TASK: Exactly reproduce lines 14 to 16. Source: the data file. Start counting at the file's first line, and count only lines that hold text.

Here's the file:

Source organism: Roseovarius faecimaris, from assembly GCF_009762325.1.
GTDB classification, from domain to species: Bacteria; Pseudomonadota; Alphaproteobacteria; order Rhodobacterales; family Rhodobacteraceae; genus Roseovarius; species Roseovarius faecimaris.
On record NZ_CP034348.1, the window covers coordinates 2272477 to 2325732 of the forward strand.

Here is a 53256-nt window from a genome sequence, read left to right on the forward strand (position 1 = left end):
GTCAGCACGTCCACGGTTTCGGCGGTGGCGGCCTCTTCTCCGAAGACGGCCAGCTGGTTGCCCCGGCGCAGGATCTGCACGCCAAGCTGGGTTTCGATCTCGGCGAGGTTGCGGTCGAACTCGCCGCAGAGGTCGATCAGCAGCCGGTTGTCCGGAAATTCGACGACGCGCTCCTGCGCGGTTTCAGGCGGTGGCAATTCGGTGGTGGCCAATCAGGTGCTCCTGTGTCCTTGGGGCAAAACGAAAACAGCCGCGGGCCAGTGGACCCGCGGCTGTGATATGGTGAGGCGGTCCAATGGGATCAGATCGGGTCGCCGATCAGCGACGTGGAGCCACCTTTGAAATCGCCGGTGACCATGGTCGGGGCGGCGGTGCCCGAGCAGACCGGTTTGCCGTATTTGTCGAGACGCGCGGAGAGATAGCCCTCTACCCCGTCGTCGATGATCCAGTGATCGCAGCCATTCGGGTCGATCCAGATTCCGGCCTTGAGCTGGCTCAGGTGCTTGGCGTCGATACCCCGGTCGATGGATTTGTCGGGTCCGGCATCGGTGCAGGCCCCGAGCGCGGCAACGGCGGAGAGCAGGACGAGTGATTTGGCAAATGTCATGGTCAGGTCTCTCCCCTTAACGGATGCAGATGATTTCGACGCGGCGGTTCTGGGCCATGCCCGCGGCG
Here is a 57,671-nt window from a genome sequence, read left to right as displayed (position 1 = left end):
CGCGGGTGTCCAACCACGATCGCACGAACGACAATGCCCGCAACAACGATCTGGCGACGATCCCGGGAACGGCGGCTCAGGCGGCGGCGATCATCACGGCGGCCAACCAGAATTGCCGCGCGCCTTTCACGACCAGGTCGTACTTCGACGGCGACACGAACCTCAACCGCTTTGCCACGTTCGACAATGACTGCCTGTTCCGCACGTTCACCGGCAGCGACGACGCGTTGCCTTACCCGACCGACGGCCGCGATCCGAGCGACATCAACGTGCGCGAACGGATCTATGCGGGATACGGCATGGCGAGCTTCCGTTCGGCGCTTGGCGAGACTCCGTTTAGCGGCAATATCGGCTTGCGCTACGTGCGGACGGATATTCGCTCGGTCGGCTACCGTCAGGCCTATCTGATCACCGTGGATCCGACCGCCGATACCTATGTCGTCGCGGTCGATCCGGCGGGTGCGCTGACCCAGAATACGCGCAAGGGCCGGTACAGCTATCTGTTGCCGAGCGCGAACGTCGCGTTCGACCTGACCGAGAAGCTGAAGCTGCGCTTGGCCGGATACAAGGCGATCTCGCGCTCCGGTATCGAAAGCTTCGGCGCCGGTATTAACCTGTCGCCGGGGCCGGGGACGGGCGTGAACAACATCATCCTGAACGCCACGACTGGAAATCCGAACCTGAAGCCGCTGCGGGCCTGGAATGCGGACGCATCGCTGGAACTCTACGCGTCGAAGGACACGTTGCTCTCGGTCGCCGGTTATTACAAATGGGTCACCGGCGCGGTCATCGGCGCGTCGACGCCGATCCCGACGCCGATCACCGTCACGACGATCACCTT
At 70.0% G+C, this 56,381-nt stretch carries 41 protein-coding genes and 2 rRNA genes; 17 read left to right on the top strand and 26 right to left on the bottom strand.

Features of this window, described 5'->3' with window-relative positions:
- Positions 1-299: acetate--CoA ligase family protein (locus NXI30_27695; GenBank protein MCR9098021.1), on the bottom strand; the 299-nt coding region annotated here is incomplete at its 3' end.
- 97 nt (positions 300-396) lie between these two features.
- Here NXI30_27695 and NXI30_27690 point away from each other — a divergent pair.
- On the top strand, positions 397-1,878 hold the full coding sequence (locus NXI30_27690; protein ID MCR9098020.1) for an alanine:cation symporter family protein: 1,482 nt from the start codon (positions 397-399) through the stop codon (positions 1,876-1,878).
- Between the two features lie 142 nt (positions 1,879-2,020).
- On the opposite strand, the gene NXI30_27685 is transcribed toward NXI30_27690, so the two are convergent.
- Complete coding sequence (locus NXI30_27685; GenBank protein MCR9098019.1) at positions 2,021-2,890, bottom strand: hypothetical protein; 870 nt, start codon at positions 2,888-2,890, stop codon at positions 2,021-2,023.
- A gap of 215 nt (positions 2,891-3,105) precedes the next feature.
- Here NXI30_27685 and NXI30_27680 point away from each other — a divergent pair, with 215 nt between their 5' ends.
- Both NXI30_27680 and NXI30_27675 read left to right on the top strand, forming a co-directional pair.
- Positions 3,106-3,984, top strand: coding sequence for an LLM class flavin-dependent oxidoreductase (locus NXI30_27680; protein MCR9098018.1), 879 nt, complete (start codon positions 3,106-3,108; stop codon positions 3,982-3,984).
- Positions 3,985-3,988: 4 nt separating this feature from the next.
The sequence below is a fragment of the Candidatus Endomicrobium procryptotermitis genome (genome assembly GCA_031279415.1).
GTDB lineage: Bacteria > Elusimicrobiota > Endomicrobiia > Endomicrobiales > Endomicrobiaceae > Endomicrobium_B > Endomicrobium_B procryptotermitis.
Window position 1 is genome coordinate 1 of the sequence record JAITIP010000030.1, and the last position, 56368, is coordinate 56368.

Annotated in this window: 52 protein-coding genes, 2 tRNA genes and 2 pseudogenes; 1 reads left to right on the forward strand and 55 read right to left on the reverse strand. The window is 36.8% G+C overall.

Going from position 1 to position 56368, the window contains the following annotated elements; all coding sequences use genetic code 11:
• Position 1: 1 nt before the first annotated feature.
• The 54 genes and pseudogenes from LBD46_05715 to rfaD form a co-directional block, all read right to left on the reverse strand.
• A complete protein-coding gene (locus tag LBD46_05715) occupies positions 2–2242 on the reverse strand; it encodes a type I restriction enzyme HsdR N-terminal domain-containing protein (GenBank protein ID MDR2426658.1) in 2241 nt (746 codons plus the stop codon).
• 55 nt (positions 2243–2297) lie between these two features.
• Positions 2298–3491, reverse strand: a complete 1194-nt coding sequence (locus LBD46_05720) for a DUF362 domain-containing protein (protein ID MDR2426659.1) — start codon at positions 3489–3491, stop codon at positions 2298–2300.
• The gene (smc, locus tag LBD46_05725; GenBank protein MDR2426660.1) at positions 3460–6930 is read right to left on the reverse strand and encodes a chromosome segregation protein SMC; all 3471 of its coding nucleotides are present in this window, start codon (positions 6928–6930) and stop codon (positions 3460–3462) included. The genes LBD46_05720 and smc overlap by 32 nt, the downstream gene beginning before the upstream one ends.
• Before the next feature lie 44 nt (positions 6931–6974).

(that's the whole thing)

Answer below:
- Between the two features lie 142 nt (positions 1,879-2,020).
- On the opposite strand, the gene NXI30_27685 is transcribed toward NXI30_27690, so the two are convergent.
- Complete coding sequence (locus NXI30_27685; GenBank protein MCR9098019.1) at positions 2,021-2,890, bottom strand: hypothetical protein; 870 nt, start codon at positions 2,888-2,890, stop codon at positions 2,021-2,023.